Do you want to live in the medieval ages forever?

    Trust me, really - trust me. I want to erase IE6 from the earth yesterday. I really looking forward to create interactive websites with the really features of the new versions of javascript(3) and CSS - flash and silverlight is so outdated! In that case, IE7 and IE8 is really not anything that will last for very long either - but anything is better than IE6.

    I only work as a consultant for that company and it has ~30,000 employees, and a lot of people in better positions is probably working on the problem so me sending a mail to the CIO is probably not really a going to change a thing. ;-)

    But - as there are people in my position (when working for that company) that have no control of thier computers - that's customers/visitiors going somewhere else but to your site. But yes - its ok to annoy them enough so the very few left might concider clicking "update windows".

  9. #9
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    Quote Originally Posted by Razman View Post
    Trust me, really - trust me. I want to erase IE6 from the earth yesterday. I really looking forward to create interactive websites with the really features of the new versions of javascript(3) and CSS - flash and silverlight is so outdated! In that case, IE7 and IE8 is really not anything that will last for very long either - but anything is better than IE6.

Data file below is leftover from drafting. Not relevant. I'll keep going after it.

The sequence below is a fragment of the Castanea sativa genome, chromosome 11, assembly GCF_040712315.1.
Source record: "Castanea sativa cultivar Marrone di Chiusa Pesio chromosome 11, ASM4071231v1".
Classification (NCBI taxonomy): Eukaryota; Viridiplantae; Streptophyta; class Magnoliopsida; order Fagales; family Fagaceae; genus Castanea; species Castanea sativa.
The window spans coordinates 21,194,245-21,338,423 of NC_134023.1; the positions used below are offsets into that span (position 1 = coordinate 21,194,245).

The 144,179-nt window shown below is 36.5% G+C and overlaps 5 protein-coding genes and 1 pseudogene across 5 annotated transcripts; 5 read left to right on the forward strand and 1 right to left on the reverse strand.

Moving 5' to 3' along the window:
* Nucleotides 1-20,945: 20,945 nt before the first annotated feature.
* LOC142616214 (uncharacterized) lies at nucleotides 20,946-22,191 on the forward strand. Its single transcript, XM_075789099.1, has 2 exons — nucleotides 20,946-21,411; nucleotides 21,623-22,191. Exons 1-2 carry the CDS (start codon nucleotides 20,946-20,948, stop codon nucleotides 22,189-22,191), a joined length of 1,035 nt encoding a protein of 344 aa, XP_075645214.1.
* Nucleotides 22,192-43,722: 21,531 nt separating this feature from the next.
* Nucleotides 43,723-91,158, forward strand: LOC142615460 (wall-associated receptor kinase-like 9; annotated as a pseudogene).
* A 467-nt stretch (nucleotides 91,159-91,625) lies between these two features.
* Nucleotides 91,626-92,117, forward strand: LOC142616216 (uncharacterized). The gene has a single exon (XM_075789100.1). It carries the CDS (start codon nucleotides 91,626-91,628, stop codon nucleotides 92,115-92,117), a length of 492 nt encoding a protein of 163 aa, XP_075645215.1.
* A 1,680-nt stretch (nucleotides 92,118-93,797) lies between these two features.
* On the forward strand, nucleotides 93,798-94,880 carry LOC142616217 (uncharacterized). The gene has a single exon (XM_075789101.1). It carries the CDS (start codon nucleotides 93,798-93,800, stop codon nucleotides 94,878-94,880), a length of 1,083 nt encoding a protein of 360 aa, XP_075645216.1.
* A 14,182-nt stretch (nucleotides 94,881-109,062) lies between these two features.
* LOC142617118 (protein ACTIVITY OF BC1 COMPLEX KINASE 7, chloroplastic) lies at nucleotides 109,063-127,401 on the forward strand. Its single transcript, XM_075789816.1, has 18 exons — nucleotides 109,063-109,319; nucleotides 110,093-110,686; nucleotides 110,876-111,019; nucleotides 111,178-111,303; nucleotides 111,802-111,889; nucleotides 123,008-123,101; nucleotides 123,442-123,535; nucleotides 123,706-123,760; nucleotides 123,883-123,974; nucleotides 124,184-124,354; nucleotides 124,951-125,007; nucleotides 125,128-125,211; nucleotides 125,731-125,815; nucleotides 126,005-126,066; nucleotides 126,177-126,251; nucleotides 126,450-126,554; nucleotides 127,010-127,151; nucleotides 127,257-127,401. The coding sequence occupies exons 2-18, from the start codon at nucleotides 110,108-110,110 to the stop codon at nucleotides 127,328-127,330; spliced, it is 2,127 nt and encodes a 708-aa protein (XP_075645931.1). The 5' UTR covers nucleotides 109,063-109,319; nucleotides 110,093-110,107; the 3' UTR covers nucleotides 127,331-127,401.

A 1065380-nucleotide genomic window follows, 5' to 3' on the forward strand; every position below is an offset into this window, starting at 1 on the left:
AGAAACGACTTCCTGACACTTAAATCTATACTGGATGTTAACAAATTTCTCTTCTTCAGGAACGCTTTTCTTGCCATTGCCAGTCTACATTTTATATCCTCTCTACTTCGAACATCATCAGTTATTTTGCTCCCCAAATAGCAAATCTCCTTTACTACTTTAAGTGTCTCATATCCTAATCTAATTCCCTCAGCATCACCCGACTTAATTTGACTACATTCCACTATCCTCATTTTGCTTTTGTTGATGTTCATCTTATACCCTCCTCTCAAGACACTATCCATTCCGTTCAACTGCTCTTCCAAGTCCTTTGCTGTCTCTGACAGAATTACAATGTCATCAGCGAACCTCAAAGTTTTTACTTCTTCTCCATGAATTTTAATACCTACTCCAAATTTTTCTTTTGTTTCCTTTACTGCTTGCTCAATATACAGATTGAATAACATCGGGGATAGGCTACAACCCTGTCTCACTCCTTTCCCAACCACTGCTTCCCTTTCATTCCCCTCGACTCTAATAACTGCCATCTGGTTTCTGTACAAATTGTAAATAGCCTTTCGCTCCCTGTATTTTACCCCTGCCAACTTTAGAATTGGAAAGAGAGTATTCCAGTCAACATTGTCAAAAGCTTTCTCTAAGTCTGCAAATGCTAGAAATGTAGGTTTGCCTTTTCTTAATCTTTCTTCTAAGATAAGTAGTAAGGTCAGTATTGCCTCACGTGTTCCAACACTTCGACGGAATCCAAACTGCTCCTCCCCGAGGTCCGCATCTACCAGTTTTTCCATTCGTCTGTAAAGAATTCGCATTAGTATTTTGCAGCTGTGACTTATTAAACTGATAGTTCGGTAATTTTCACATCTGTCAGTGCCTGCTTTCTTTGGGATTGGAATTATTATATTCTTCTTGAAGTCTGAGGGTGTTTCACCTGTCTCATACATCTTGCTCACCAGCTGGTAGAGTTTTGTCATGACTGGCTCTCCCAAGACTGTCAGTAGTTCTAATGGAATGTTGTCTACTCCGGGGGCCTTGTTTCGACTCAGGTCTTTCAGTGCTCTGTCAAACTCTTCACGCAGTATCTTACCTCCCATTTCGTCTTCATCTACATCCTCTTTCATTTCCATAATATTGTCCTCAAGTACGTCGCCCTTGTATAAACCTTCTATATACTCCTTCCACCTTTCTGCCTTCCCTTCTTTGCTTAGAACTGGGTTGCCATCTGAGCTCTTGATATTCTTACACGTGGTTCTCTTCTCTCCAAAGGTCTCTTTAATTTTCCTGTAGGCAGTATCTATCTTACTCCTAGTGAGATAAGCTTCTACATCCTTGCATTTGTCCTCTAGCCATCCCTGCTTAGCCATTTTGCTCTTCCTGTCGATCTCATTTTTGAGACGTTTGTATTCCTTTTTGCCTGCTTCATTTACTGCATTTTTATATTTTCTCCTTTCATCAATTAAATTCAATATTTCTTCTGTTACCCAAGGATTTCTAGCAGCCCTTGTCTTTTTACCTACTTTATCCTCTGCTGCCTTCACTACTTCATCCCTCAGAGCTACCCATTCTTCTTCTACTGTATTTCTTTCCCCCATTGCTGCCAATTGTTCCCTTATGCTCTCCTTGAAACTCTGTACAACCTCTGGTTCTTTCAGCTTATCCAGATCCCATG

I only work as a consultant for that company and it has ~30,000 employees, and a lot of people in better positions is probably working on the problem so me sending a mail to the CIO is probably not really a going to change a thing. ;-)

    But - as there are people in my position (when working for that company) that have no control of thier computers - that's customers/visitiors going somewhere else but to your site. But yes - its ok to annoy them enough so the very few left might concider clicking "update windows".
    I know, I know... My own boss is stubborn enough to keep IE6 (because some of his clients have internal applications built for IE6), thus I am obliged to code everything for IE6 as well. But I do not use separate HTML documents for IE6, I simply use some intricate tricks (png acceptance, CSS and javascript special workarounds, and so on). It is not a wise idea to build an entire separate site for IE6, nor to exclude IE6 users from view. All I want, as a coder, is to see IE6 under 10% on the market, then I might tell my boss that is the moment to persuade his clients to update their applications.

  10. #10
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    Quote Originally Posted by Kor View Post
    All I want, as a coder, is to see IE6 under 10% on the market, then I might tell my boss that is the moment to persuade his clients to update their applications.
    is 10% little enough to ignore?
    that's equal to safari, chrome, and opera combined, and we certainly don't ignore those guys now...

    The way IE6 will die out is by people buying new computers with ie7/8, safari, or chrome pre-installed. Luckily, win2k and xp are discontinued, so the problem should be getting better as machines break and become obsolete, taking IE6 with them. IE6 is also most predominate on desktop computers, a shrinking category of connected user agents.

    My guess is that IE6 can be safely ignored by even the most professional devs around the second half of 2011.